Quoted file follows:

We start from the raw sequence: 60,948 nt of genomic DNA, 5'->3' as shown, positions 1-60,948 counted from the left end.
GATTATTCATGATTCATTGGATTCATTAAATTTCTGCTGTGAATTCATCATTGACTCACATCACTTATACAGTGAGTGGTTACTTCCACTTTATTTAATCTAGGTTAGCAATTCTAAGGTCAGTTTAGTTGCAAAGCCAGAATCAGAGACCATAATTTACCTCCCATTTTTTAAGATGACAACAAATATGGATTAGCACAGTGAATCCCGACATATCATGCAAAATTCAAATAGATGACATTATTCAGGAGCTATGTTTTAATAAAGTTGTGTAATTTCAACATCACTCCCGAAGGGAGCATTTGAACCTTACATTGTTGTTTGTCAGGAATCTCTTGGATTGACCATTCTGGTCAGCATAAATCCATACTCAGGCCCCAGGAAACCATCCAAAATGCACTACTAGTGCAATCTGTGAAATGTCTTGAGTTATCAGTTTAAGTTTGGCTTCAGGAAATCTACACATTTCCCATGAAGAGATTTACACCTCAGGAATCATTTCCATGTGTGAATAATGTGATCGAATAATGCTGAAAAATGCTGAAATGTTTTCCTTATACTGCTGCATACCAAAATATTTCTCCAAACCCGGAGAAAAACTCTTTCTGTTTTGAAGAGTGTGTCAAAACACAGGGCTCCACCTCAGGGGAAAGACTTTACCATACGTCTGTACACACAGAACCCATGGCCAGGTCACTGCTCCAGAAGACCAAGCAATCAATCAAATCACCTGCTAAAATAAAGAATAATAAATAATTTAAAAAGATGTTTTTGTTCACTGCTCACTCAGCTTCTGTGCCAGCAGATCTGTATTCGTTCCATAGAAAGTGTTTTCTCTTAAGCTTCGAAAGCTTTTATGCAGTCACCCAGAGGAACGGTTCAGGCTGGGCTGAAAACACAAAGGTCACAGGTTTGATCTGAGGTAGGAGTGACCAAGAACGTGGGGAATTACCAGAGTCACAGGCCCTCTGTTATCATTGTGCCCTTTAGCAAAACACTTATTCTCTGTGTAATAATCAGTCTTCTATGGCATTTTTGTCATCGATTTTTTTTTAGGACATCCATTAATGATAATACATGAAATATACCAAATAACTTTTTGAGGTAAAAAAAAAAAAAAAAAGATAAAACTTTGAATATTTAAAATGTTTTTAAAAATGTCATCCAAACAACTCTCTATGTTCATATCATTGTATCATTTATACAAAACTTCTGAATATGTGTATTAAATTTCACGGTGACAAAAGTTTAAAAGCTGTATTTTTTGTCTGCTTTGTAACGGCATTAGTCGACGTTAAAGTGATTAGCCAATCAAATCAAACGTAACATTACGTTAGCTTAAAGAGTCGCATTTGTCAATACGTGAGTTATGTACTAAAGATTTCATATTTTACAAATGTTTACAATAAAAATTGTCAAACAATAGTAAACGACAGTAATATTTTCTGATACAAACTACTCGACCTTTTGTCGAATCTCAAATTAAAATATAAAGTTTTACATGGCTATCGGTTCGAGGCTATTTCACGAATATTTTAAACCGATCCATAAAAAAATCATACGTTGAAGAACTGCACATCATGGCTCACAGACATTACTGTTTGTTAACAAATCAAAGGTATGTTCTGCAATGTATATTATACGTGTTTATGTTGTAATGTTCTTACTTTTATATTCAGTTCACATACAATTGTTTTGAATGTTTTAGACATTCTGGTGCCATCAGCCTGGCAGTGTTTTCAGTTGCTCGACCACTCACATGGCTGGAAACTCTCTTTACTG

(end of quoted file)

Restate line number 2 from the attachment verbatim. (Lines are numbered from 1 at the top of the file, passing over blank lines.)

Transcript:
GATTATTCATGATTCATTGGATTCATTAAATTTCTGCTGTGAATTCATCATTGACTCACATCACTTATACAGTGAGTGGTTACTTCCACTTTATTTAATCTAGGTTAGCAATTCTAAGGTCAGTTTAGTTGCAAAGCCAGAATCAGAGACCATAATTTACCTCCCATTTTTTAAGATGACAACAAATATGGATTAGCACAGTGAATCCCGACATATCATGCAAAATTCAAATAGATGACATTATTCAGGAGCTATGTTTTAATAAAGTTGTGTAATTTCAACATCACTCCCGAAGGGAGCATTTGAACCTTACATTGTTGTTTGTCAGGAATCTCTTGGATTGACCATTCTGGTCAGCATAAATCCATACTCAGGCCCCAGGAAACCATCCAAAATGCACTACTAGTGCAATCTGTGAAATGTCTTGAGTTATCAGTTTAAGTTTGGCTTCAGGAAATCTACACATTTCCCATGAAGAGATTTACACCTCAGGAATCATTTCCATGTGTGAATAATGTGATCGAATAATGCTGAAAAATGCTGAAATGTTTTCCTTATACTGCTGCATACCAAAATATTTCTCCAAACCCGGAGAAAAACTCTTTCTGTTTTGAAGAGTGTGTCAAAACACAGGGCTCCACCTCAGGGGAAAGACTTTACCATACGTCTGTACACACAGAACCCATGGCCAGGTCACTGCTCCAGAAGACCAAGCAATCAATCAAATCACCTGCTAAAATAAAGAATAATAAATAATTTAAAAAGATGTTTTTGTTCACTGCTCACTCAGCTTCTGTGCCAGCAGATCTGTATTCGTTCCATAGAAAGTGTTTTCTCTTAAGCTTCGAAAGCTTTTATGCAGTCACCCAGAGGAACGGTTCAGGCTGGGCTGAAAACACAAAGGTCACAGGTTTGATCTGAGGTAGGAGTGACCAAGAACGTGGGGAATTACCAGAGTCACAGGCCCTCTGTTATCATTGTGCCCTTTAGCAAAACACTTATTCTCTGTGTAATAATCAGTCTTCTATGGCATTTTTGTCATCGATTTTTTTTTAGGACATCCATTAATGATAATACATGAAATATACCAAATAACTTTTTGAGGTAAAAAAAAAAAAAAAAAGATAAAACTTTGAATATTTAAAATGTTTTTAAAAATGTCATCCAAACAACTCTCTATGTTCATATCATTGTATCATTTATACAAAACTTCTGAATATGTGTATTAAATTTCACGGTGACAAAAGTTTAAAAGCTGTATTTTTTGTCTGCTTTGTAACGGCATTAGTCGACGTTAAAGTGATTAGCCAATCAAATCAAACGTAACATTACGTTAGCTTAAAGAGTCGCATTTGTCAATACGTGAGTTATGTACTAAAGATTTCATATTTTACAAATGTTTACAATAAAAATTGTCAAACAATAGTAAACGACAGTAATATTTTCTGATACAAACTACTCGACCTTTTGTCGAATCTCAAATTAAAATATAAAGTTTTACATGGCTATCGGTTCGAGGCTATTTCACGAATATTTTAAACCGATCCATAAAAAAATCATACGTTGAAGAACTGCACATCATGGCTCACAGACATTACTGTTTGTTAACAAATCAAAGGTATGTTCTGCAATGTATATTATACGTGTTTATGTTGTAATGTTCTTACTTTTATATTCAGTTCACATACAATTGTTTTGAATGTTTTAGACATTCTGGTGCCATCAGCCTGGCAGTGTTTTCAGTTGCTCGACCACTCACATGGCTGGAAACTCTCTTTACTG